The first White Lion Society visit of 2018, will be to xWestminster and will take place on Tuesday, 24th April 2018. The visit will be in two parts. The morning session will be to the Library and Muniments Room of Westminster Abbey and after lunch there will be a visit to Westminster School.

We have been allowed a rare visit to the centre of record keeping at Westminster Abbey and our tour of the Muniments Room will include a privileged view of the famous White Hart wall-painting and a rare opportunity to see important Abbey documents. The archive is one of the largest and oldest in England and its important collection of manuscripts comprises the records of Westminster Abbey from the 10th century to the present day.


The Library is accessed via a staircase from the Cloisters, which has twenty five quite steep steps. Then moving on to the Muniment Room is a further two sets of steps up a spiral staircase. As there is no other way of gaining access, the visit is not suitable for those with mobility issues.


Westminster School is now one of the UK’s leading public boys’ schools accommodating more than 700 students from the age of seven years with a co-educational sixth form. It has a rich history and royal patronage. As is the case for all abbeys Westminster was dissolved in 1540 but shortly afterwards Henry VIII preserved the existence of the School by royal charter. In 1560 Elizabeth I refounded the School. One of if its first headmasters of note and a rare layman to hold the position, was William Camden (1551-1623) antiquarian, topographer, and later Richmond Herald and Clarenceux King of Arms. The School today has many buildings of considerable note, which include College Hall, the 14th-century Abbot’s State Dining Room the former medieval refectory, the 1729 College building, the School building which from the 1090s served as the monk’s dormitory and now acts as the Main Hall (which includes coats of arms of many former students) and the School Gateway.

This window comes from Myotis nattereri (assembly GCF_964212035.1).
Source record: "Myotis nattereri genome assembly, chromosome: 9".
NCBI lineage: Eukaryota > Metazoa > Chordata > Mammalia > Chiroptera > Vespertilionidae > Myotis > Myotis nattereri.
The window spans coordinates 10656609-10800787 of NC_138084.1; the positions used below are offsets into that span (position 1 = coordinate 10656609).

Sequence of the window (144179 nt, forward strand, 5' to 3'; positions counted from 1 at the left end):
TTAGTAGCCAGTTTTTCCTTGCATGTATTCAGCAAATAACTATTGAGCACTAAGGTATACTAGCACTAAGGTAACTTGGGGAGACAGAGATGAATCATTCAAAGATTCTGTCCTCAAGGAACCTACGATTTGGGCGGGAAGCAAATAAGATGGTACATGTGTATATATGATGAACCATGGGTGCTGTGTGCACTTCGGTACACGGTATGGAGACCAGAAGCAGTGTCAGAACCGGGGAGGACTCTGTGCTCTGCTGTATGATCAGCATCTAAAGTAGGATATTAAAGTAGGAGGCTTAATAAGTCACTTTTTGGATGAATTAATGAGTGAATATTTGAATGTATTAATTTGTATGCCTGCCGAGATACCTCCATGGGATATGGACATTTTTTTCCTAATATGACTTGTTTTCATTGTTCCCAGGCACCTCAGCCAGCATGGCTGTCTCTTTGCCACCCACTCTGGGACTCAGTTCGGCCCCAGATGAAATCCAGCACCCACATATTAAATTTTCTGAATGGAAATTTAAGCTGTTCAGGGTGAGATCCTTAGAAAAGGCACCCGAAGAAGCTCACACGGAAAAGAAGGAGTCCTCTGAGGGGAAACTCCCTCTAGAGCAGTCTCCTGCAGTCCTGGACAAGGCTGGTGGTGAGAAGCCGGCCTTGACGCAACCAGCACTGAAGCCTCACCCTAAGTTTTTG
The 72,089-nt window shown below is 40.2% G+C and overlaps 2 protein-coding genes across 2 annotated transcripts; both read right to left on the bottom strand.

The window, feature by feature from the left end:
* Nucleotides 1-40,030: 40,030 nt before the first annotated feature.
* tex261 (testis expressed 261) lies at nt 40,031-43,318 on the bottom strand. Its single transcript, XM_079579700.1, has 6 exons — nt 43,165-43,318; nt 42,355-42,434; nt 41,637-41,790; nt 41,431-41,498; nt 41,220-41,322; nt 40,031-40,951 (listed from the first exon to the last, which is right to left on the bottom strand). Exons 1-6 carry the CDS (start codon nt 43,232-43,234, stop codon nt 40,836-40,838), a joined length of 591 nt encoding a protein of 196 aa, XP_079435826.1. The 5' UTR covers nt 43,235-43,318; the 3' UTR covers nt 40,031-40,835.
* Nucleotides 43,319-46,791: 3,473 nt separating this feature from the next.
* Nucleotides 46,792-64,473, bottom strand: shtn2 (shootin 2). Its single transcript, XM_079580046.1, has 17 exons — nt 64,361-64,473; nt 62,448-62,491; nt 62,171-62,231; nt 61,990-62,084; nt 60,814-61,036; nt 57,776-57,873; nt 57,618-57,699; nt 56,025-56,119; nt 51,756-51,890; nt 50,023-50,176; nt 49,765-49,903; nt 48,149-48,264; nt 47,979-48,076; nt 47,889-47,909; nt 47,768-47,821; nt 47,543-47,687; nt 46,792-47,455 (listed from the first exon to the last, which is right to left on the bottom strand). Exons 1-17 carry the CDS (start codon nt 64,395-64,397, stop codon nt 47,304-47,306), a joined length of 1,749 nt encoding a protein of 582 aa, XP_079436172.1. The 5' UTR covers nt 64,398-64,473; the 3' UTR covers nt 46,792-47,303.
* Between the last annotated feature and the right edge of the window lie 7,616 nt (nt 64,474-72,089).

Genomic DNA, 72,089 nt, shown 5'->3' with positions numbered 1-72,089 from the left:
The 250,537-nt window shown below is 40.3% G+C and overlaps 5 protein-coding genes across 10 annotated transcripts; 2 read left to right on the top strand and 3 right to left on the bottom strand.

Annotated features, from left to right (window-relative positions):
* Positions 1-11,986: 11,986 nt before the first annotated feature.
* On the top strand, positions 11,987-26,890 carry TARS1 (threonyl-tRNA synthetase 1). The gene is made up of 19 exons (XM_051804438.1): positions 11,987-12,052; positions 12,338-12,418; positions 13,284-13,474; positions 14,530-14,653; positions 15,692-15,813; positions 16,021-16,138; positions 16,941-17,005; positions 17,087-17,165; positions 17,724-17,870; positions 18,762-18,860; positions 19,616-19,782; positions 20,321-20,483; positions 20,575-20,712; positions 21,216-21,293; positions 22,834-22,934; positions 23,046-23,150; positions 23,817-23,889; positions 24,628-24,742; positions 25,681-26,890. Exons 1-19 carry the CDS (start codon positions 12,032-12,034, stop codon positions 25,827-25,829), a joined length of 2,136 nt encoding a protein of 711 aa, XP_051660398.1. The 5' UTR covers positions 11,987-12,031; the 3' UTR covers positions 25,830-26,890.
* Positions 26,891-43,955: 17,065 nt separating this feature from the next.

Westminster School uses the arms illustrated here: Azure, a Cross Patonce between five Martlets, one in each quarter and one in base, all Or, and on a chief Or, a pale quarterly of France Modern and England between two Roses Gules barbed and seeded Proper. These arms were of the ancient See of Westminster and are now used by Westminster Abbey.

If you would like to attend this visit you should book early, as we anticipate that the visit will be popular and only 20 places are available. The cost is £20 per person for the visit. We have also been able to arrange lunch at the Civil Service Club, 13/15 Great Scotland Yard at an additional optional cost of £12.50 per head. You can book a place on-line in the Shop area of the website or use the application form that accompanies this newsletter.

(c) The White Lion Society 2018